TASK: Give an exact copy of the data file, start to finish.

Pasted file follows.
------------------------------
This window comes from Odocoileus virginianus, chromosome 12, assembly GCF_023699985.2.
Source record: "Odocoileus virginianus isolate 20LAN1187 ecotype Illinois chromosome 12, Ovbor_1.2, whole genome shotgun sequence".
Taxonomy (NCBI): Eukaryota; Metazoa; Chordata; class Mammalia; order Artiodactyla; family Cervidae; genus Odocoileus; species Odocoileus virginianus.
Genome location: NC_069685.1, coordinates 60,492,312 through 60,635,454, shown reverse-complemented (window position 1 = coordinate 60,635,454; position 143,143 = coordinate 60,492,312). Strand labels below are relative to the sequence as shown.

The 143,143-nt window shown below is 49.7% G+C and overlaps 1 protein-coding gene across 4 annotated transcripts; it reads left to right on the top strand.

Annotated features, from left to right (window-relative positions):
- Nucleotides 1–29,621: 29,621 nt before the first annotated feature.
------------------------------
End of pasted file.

This window comes from Odocoileus virginianus, chromosome 12, assembly GCF_023699985.2.
Source record: "Odocoileus virginianus isolate 20LAN1187 ecotype Illinois chromosome 12, Ovbor_1.2, whole genome shotgun sequence".
Taxonomy (NCBI): Eukaryota; Metazoa; Chordata; class Mammalia; order Artiodactyla; family Cervidae; genus Odocoileus; species Odocoileus virginianus.
Genome location: NC_069685.1, coordinates 60,492,312 through 60,635,454, shown reverse-complemented (window position 1 = coordinate 60,635,454; position 143,143 = coordinate 60,492,312). Strand labels below are relative to the sequence as shown.

The 143,143-nt window shown below is 49.7% G+C and overlaps 1 protein-coding gene across 4 annotated transcripts; it reads left to right on the top strand.

Annotated features, from left to right (window-relative positions):
- Nucleotides 1–29,621: 29,621 nt before the first annotated feature.